Hewlett-Packard named medical systems supplier at the soccer World Cup 98

Palo Alto 26 January 1998 Starting from June 10th 1998, the XVI soccer World Cup is being played in France where 64 matches are scheduled in ten cities. The medical support for such a big sports event constitutes a challenging job for the French Organising Committee. Emergency care has to be readily available in each of the ten World Cup venues. In every participating stadium, four emergency rooms staffed by highly skilled physicians, will be installed to stand by in case of serious injury or illness. On top of this, Hewlett-Packard (HP) Company's Medical Products Group has been assigned as official patient-monitoring and defibrillator supplier to the tournament.

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Starting from June 10th 1998, the XVI soccer World Cup is being played in France where 64 matches are scheduled in ten cities. The medical support for such a big sports event constitutes a challenging job for the French Organising Committee. Emergency care has to be readily available in each of the ten World Cup venues. In every participating stadium, four emergency rooms staffed by highly skilled physicians, will be installed to stand by in case of serious injury or illness. On top of this, Hewlett-Packard (HP) Company's Medical Products Group has been assigned as official patient-monitoring and defibrillator supplier to the tournament.

General medical manager of World Cup 98, Dr. Nicolas Gorodetzky, points out that serious accidents are becoming more frequent in soccer competition. Sixty percent of medical calls during games concern injuries while the remaining forty percent involve medical interventions caused by sudden cardiac arrest or asthma attacks. The sooner a diagnosis can be made and treatment started, the better the patient will recover. In the case of cardiac arrest, the player has to receive an electric shock to the heart within the first few minutes. It is therefore of vital importance to have superior medical equipment on hand.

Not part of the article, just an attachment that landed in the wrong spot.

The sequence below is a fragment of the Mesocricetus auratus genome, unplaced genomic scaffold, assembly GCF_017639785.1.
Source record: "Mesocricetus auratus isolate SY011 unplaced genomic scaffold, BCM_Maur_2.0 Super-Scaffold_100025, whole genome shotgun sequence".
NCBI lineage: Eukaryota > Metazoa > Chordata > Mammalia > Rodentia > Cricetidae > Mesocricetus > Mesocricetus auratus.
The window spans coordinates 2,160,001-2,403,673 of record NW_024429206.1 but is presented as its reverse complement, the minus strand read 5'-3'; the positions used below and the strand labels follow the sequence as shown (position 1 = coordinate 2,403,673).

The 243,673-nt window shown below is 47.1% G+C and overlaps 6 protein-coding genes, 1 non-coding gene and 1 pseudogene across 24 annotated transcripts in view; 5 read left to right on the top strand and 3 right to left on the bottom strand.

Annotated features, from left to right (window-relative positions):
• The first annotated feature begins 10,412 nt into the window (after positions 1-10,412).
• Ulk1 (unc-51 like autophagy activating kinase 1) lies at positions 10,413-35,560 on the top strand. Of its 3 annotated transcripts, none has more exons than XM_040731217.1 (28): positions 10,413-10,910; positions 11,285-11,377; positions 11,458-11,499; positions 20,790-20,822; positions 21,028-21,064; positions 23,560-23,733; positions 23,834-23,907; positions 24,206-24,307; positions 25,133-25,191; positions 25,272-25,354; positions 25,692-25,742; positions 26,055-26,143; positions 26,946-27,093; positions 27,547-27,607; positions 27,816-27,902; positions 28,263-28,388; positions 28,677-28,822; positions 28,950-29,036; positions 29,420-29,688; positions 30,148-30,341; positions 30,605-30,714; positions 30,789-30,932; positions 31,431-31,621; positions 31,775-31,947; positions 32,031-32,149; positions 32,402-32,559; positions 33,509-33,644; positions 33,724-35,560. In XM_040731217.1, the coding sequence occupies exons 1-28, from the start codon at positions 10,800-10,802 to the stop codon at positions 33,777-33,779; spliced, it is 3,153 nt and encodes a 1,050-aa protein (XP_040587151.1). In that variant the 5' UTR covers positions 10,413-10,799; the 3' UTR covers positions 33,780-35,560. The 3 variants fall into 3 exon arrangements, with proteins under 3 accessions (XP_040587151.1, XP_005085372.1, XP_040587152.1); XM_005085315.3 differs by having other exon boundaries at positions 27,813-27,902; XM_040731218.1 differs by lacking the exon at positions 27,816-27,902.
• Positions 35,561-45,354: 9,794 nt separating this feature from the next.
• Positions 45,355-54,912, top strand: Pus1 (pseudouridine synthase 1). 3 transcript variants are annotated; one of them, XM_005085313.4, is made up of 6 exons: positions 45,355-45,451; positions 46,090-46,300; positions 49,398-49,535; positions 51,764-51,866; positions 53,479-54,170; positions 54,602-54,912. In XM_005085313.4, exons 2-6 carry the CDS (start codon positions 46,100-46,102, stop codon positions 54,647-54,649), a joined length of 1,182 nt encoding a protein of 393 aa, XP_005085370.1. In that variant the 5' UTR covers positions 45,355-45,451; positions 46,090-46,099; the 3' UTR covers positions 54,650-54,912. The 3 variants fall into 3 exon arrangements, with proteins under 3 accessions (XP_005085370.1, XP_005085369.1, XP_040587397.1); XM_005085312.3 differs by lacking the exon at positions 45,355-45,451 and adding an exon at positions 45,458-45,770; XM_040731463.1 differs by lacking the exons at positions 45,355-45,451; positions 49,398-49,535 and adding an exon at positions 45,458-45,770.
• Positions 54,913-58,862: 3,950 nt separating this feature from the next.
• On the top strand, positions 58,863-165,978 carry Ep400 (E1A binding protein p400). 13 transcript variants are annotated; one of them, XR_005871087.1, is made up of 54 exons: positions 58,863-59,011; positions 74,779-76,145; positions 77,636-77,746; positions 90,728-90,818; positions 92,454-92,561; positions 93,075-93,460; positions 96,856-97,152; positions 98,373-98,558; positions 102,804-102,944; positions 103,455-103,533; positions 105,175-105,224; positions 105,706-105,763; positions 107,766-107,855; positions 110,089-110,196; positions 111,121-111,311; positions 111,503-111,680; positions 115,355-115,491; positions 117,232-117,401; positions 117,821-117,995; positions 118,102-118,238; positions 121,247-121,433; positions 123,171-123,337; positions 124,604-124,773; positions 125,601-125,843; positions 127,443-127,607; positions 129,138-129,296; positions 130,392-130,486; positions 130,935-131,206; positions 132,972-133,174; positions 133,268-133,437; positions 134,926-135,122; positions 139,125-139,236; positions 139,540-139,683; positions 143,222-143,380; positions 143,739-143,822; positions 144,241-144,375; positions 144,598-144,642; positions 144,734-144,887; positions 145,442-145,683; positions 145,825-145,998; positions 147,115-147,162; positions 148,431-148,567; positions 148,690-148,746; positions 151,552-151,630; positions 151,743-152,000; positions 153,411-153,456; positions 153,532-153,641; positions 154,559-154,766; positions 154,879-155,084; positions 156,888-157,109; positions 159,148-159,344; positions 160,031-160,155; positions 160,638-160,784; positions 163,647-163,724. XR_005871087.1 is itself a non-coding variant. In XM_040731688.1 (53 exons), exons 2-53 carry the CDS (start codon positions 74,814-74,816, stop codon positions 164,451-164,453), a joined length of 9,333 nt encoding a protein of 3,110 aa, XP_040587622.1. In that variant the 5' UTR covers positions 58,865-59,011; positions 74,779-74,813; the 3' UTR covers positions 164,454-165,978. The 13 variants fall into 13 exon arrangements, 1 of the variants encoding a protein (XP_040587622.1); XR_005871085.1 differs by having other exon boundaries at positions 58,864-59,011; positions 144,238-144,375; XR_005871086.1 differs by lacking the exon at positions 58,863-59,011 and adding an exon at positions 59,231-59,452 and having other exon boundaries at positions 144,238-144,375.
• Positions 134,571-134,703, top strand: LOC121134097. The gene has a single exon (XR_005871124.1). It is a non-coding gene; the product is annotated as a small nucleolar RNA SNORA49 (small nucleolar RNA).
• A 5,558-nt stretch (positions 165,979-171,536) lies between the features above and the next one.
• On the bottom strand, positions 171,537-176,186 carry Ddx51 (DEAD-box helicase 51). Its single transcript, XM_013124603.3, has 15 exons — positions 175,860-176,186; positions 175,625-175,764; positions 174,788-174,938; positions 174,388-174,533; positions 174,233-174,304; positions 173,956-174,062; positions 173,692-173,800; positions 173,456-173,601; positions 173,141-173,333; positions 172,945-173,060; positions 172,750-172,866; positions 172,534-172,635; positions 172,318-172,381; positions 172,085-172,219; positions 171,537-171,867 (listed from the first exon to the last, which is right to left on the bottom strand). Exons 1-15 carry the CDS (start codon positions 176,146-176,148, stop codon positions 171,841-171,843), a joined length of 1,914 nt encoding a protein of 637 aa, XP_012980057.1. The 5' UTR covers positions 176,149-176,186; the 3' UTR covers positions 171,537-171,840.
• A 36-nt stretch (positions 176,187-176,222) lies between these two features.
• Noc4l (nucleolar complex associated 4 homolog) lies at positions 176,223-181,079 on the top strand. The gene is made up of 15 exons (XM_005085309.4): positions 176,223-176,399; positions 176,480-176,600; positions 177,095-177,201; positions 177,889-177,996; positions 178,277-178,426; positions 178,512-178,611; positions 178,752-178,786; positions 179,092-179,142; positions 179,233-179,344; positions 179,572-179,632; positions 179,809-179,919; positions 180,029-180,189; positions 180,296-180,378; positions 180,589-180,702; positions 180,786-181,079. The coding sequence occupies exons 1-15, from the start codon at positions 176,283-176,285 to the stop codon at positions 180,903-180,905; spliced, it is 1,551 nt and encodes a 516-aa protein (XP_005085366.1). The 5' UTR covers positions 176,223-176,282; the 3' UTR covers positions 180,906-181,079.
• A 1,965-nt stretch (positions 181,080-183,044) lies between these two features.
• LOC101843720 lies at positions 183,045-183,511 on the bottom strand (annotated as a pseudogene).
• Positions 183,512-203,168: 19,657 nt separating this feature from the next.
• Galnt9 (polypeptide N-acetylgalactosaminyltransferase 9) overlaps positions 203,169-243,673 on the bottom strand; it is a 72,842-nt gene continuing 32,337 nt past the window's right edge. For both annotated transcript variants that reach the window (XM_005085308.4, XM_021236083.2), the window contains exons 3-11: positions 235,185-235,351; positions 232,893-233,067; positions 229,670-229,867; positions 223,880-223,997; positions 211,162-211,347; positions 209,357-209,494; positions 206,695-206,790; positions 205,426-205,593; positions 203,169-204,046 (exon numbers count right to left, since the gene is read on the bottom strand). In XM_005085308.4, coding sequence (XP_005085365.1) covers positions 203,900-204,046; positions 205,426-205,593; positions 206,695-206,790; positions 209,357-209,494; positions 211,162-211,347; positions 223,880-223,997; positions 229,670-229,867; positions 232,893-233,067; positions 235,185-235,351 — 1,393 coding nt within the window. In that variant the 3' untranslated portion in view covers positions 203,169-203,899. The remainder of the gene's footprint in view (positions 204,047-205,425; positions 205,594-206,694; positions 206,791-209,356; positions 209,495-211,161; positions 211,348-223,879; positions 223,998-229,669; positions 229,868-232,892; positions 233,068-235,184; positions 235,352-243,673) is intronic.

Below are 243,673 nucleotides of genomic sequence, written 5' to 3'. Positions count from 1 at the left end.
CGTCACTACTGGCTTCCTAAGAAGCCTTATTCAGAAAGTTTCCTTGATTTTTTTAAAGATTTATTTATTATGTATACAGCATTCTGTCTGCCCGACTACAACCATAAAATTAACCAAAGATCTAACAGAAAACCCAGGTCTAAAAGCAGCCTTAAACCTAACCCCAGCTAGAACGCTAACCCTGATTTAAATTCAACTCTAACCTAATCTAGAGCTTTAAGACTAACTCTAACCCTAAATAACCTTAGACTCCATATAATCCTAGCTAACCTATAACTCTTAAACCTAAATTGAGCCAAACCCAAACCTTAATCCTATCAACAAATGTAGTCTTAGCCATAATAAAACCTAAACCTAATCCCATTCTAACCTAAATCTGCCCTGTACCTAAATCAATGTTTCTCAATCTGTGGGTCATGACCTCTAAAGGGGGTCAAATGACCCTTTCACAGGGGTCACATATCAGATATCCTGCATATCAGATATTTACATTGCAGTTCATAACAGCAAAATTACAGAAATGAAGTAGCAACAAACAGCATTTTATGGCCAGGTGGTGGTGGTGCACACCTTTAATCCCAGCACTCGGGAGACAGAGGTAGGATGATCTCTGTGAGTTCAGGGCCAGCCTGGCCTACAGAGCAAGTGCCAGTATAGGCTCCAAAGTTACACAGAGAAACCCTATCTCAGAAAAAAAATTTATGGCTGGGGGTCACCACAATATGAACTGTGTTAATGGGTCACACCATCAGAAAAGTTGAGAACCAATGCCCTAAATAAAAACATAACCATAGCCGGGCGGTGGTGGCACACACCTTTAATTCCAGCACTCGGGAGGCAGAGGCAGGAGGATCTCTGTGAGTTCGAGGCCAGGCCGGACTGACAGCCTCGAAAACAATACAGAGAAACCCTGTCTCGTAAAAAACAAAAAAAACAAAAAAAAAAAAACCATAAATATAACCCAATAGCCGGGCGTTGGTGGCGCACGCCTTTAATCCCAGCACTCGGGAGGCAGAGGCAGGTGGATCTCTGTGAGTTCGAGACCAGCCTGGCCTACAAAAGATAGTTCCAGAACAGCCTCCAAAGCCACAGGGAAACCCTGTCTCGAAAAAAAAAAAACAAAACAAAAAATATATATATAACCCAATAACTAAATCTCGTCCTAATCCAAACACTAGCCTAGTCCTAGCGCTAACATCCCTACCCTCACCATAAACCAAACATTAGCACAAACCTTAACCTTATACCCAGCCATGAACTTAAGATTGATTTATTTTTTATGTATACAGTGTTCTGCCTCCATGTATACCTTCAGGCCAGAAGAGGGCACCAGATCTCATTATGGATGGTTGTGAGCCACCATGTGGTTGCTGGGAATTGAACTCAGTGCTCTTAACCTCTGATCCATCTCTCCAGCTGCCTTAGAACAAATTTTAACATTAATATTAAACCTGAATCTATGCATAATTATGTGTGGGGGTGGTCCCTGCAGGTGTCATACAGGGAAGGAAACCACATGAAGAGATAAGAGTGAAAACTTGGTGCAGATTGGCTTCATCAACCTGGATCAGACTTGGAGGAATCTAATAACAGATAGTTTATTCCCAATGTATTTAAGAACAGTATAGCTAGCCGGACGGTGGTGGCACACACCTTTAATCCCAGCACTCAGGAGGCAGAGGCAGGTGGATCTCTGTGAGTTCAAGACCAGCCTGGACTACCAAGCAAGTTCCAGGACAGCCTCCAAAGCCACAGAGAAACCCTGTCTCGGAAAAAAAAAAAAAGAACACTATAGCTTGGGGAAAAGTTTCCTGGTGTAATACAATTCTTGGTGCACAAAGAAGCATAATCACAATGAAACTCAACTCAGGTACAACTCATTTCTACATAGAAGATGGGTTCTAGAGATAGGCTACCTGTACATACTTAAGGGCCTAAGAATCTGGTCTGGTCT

HP's Medical Products Group is providing 23 Viridia M3 patient monitors as well as 43 CodeMaster 100 defibrillators, together with all the necessary accessories and supplies, to the emergency facilities and to the mobile units stationed near the playing fields of every tournament city. The Viridia M3 device offers quick and vital patient information enabling the physician to make correct clinical decisions both on the field and in transport to emergency room or hospital. The portable, color patient monitor features a detachable multi measurement server allowing to simultaneously determine four parameters such as cardiac function, respiration, temperature and Sp02.

The Codemaster 100 defibrillator is the fastest-charging resuscitation device in the world. It pays excellent services in cases where the heart has to be reactivated to the normal electrical impulses. Advanced battery technology permits the Codemaster to remain active for a very long period without the need for an external power source. Its easy and simple 1-2-3 operation may save precious seconds in the life-threatening circumstances of a sudden cardiac arrest. The built-in "Event Summary" facility allows for direct information about pre- and post-event data.

Next to the patient monitor and the defibrillator, HP also is responsible for supplying accessories such as blood-pressure cuffs, Sp02 transducers which are designed to provide accurate and stable pulse-oximetry readings, and ECG electrodes with cable. All these elements allow Dr. Gorodetzky to nourish a sound confidence in the efficient operability of the medical team and the reliable and effective use of the medical equipment during the 1998 World Cup soccer tournament.


Leslie Versweyveld

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